Thanks to many generous donors UELAC Scholarship money is available to MA & PhD history scholars. The application deadline of February 28, 2023 is approaching. Students should be using the next few weeks to prepare an application and references.
Does your work or the work of a student you might know support the experience and legacy of Loyalists of the American Revolution?
The UELAC Scholarship committee would like to see more applications from Canadian universities. Information about the scholarship was sent, by email, to 38 History Departments in Canada. Do you, Loyalist Trails reader, know someone who teaches, works or studies at a Canadian University? Is the student about to graduate with a BA in history? Do them a favour and let them know about the UELAC Scholarship for graduate studies. By doing so you will be assisting the work of the committee. We are grateful for any help. Find info on

Solomon and Elizabeth Powell: First Loyalists Along the Richibucto River. Part One of Two
copyright Stephen Davidson UE
Although Solomon and Elizabeth Powell were Quakers, they sided with the British crown rather than remaining neutral during the American Revolution. In the spring of 1783, they joined other Loyalists who had found refuge on Long Island and boarded evacuation ships bound for the mouth of the St. John River.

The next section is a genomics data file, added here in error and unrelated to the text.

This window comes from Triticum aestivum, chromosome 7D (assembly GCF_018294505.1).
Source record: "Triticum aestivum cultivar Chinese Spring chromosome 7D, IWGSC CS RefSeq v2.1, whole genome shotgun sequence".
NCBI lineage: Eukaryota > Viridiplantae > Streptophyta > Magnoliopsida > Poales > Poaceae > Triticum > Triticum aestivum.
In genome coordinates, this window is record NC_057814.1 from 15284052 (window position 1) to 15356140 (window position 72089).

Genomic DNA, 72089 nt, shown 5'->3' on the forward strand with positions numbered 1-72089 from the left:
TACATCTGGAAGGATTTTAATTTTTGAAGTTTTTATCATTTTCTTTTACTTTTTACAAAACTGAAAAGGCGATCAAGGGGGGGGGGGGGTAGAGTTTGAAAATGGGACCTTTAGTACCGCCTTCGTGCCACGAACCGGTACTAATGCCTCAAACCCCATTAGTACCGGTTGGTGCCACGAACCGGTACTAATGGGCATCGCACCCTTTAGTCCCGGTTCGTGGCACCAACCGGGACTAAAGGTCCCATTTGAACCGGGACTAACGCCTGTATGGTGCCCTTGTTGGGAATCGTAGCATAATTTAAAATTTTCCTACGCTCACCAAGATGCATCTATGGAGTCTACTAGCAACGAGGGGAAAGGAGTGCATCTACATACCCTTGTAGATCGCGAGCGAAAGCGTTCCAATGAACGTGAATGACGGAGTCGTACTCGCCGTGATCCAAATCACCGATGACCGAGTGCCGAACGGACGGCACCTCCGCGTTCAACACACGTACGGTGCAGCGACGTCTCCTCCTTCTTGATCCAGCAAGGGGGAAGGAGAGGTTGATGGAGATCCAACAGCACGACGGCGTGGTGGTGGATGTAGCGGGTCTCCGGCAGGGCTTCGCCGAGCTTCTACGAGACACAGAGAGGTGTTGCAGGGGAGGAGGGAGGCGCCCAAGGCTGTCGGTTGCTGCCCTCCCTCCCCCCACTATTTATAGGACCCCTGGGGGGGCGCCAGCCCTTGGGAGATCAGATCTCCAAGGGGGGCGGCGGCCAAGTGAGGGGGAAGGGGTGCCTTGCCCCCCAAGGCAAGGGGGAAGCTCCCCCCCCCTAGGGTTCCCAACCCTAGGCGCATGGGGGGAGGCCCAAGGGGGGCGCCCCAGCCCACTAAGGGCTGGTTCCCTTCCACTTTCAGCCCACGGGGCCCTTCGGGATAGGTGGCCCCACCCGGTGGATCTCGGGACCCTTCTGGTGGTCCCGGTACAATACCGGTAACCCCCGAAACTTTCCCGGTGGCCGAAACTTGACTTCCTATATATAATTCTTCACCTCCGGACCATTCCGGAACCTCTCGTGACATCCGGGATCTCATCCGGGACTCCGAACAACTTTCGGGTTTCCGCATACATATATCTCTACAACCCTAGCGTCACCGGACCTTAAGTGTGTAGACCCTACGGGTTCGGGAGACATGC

When Elizabeth died in 1837, The Gleaner and Northumberland Schediasma summed up her life in just two sentences. In addition to noting that the 91 year-old Loyalist woman was “in full possession of her strength and facilities until a short time before her death”, it also revealed that she and her husband were the first English speakers to settle on the Richibucto River.
This 80-kilometre waterway is situated in eastern New Brunswick and empties into the Northumberland Strait that separates Prince Edward Island from the mainland. Located at the river’s mouth, the town of Richibucto (originally dubbed Liverpool by its English settlers) was once the third largest port in New Brunswick. It had several shipyards and was the departure point for timber bound for England. Four kilometres up river from Richibucto is Rexton, the birthplace of British Prime Minister Andrew Bonar Law. Although this part of Kent County is rich in history, its Loyalist past is seldom highlighted.
Usually original settlers become persons of note in local histories, but the fact that the Powells were the first Loyalists to make their homes in the eastern part of New Brunswick did not receive any further media attention following Elizabeth Powell’s death until The Chignecto Post fleshed out more of the family’s story in July of 1889. Four years later The Review shared the Powells’ adventures with its readers, adding more details to their biographies. Forgotten for over a century, the story of Solomon and Elizabeth is certainly deserving of being retold.
Solomon Powell was born in Poughkeepsie, New York to Caleb Powell and Clement Hallock, two Welsh Quakers, sometime in the early 1740s. His mother died at age 27 shortly after delivering her seventh child, suggesting that her death may have been related to a difficult birth. Solomon’s father married a woman named Meary in the early 1750s. They would have six children by 1766.